All posts in Outreach

Jim Coll

Top Stories – June 2015

Protecting American soldiers on the battlefield, innovating methods to assist children with language disorders, partnering with Boeing on next-generation polymer materials, and researching the manner the which dolphins communicate–it’s all in a month’s work at The University of Southern Mississippi.

Here are some of the top news stories from USM this month.

U.S. Army Awards $4.9 Million to Southern Miss for Helmet Liner Research

The United States Army has awarded a $4.9 million research contract to the University for development and evaluation of a helmet liner designed to provide enhanced head protection for warfighters.

The Southern Miss Pneumatic Cushioning helmet liner was developed in the laboratories of Dr. Jeff Wiggins, director of the School of Polymers and High Performance Materials, in collaboration with Dr. Trent Gould, associate dean in the College of Health and professor in the School of Kinesiology, and Dr. Scott Piland, assistant director and associate professor in the School of Kinesiology. The objective of this two-year program is to develop next-generation pneumatic cushioning systems which exceed the blunt impact performance standard of current helmets.

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DuBard School’s New Products Now Available for Teachers of Students with Dyslexia

Teachers, speech-language pathologists, dyslexia specialists and other professionals who work with individuals with dyslexia/specific learning disabilities in reading now have access to a new product to aid in the remediation of dyslexia.

The University’s DuBard School for Language Disorders has released the Language Enhancement and Achievement Program (LEAP), a program for students who struggle with reading, writing and spelling.

LEAP’s highly specialized multisensory curriculum allows the student to quickly progress through sound-symbol associations and key skills. LEAP was piloted and has been used at the DuBard School for six years, and internal research shows the program’s effectiveness. On average, students diagnosed with a reading disability improved their ability to read unfamiliar words by 64 percent after 48 hours of instruction (one semester).

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Southern Miss, Boeing Strengthen Partnership with New Master Agreement

As a technology incubator for Boeing, Southern Miss has entered into a new master agreement with the aviation giant to accelerate research and development of next-generation materials, including polymers and polymer matrix composites. The new agreement builds on a decade-long working relationship between USM and Boeing, which currently has a research contract to utilize the assets of the Accelerator – the University’s business incubator.

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Professor, Dolphin Research Featured in National Geographic Cover Story

Dr. Stan Kuczaj’s expertise on the popular marine mammal has earned him international recognition for his study of the species’ cognitive and communicative abilities, including in a recent edition of National Geographic.

In the May 2015 issue’s cover article titled “Thinking Like a Dolphin: Understanding One of the Smartest Creatures on Earth,” Kuczaj research examines dolphin use of sounds and other signals as a mode of communication. Kuczaj heads the Department of Psychology’s Marine Mammal Behavior and Cognition Laboratory. The laboratory’s projects have received grant support from the Office of Naval Research and the U.S. Department of Commerce, among others. His work has been featured on Public Broadcasting Service (PBS), the British Broadcasting Company (BBC) and Japanese Public Television.

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Dr. Steven Moser

John Green and David Levithan at Southern Miss

Continuing our guest blog series, I’m pleased to present a contribution by Eric Tribunella, Chair of the Department of English.  Dr.  Tribunella has taught a variety of undergraduate and graduate courses on such topics as the Golden Age of children’s literature, young adult literature, British children’s literature, trauma theory and children’s literature, children’s literature before 1865, and lesbian and gay literature. He also frequently teaches courses on literary criticism and theory.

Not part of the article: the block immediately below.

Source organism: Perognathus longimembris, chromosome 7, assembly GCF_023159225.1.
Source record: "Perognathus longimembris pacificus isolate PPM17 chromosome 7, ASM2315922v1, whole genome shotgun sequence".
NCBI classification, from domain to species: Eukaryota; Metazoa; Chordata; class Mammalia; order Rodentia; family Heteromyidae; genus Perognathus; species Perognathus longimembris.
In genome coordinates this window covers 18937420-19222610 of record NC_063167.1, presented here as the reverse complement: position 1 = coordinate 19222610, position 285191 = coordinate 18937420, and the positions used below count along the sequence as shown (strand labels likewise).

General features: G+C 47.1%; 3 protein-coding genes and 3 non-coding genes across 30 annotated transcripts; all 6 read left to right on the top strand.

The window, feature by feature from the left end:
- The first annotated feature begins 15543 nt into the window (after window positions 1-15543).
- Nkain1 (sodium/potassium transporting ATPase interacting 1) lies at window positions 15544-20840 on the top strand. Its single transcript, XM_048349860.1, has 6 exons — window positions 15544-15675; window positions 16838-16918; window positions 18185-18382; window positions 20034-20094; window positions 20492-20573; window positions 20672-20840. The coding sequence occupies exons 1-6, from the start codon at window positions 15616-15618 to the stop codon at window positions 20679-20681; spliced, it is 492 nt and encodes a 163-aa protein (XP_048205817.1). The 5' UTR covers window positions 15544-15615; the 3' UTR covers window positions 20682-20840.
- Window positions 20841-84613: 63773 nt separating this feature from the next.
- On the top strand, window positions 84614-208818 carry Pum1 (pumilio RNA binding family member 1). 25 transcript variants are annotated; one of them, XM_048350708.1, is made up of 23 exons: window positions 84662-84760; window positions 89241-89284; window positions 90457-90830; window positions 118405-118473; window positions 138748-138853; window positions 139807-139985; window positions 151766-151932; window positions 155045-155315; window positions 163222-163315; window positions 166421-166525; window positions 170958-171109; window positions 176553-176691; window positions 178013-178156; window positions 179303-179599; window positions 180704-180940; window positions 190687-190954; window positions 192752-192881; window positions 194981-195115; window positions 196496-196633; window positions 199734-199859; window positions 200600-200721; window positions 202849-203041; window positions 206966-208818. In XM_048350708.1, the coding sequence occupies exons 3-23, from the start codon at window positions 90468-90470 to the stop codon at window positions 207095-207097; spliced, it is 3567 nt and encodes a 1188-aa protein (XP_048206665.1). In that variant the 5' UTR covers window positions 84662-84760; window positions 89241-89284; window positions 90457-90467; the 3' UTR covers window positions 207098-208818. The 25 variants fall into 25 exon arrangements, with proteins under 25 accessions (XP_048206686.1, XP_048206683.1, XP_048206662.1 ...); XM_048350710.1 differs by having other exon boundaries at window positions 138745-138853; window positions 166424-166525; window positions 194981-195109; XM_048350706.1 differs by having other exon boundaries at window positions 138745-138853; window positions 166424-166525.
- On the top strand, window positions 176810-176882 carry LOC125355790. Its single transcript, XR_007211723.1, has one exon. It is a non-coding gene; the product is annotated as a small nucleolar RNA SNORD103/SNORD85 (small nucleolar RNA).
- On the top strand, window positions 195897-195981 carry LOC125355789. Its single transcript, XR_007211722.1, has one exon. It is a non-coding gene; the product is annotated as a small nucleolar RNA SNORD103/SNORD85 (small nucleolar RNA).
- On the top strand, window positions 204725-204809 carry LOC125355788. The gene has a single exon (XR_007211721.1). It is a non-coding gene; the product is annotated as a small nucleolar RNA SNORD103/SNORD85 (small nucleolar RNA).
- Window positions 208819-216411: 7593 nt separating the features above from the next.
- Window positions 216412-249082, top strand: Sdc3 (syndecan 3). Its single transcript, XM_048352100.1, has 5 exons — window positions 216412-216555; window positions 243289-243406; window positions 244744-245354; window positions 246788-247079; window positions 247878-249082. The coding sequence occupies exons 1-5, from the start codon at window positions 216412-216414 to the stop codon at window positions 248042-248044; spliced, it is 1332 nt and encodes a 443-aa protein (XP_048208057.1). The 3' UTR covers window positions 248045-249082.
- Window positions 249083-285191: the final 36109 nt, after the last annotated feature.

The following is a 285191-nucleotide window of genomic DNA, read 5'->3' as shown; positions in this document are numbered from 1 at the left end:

He has published aricles in such journals as Children’s Literature Annual, Children’s Literature Association Quarterly, The Lion and the Unicorn: A Critical Journal of Children’s Literature, and Children’s Literature in Education. His recent article “Between Boys: Edward Stevenson’s Left to Themselves (1891) and the Birth of Gay Children’s Literature” received the Children’s Literature Association Article Award in 2014. His essay on sexuality in children’s and young adult literature was recently published in the Cambridge History of Lesbian and Gay Literature (Cambridge UP, 2014).

Steven R. Moser, Dean

John Green and David Levithan at Southern Miss

By Eric L. Tribunella, Chair
Department of English
College of Arts and Letters

When I speak to prospective students at recruitment events, one fact about Southern Miss that almost always excites future English majors is that we are home to the original manuscripts of John Green, the award-winning author of young adult (YA) fiction. Known for novels such as Looking for Alaska (2005) and The Fault in Our Stars (2012), Green won the 2006 Printz Award, given yearly to the best work of fiction for young adults, and his books now routinely top bestseller lists upon publication.

Green donated his papers, including drafts of his book manuscripts, to the de Grummond Children’s Literature Collection at Southern Miss after visiting campus in 2009 for the Kaigler Children’s Book Festival. One of the largest archives of children’s literature in North America, the de Grummond Collection holds over 160,000 books, the earliest of which dates to the year 1530, as well as manuscripts and illustrations from over 1,300 writers and artists. Undergraduate and graduate students from the English department are able to make use of this extraordinary resource, and we have students who come to Southern Miss specifically to study children’s and young adult literature. On February 10, a group of English students and faculty visited the de Grummond Collection to examine the Green manuscripts and talk about the research opportunities they present.


Ellen Ruffin, de Grummond curator (left) Eric Tribunela, English (2nd from left)

The de Grummond curator, Ellen Ruffin, shared with us the manuscript for Green’s novel Will Grayson, Will Grayson (2010), which was co-written with David Levithan, another major figure in YA literature known for books such as Boy Meets Boy (2003) and Nick and Norah’s Infinite Playlist (2006). Will Grayson, Will Grayson is a YA novel about two teenagers who share a name, one straight and one gay, and how their lives intersect through their relationship with a boy named Tiny. Since the book was co-authored, its manuscript is especially interesting in terms of how the alternate chapters contributed by Green and Levithan fit together to form a coherent whole. The comments from Green’s editor at Dutton Books, Julie Strauss-Gabel, can be found in the margins of the manuscript, and reading the drafts alongside the published novel can shed light on Green and Levithan’s collaboration and writing process.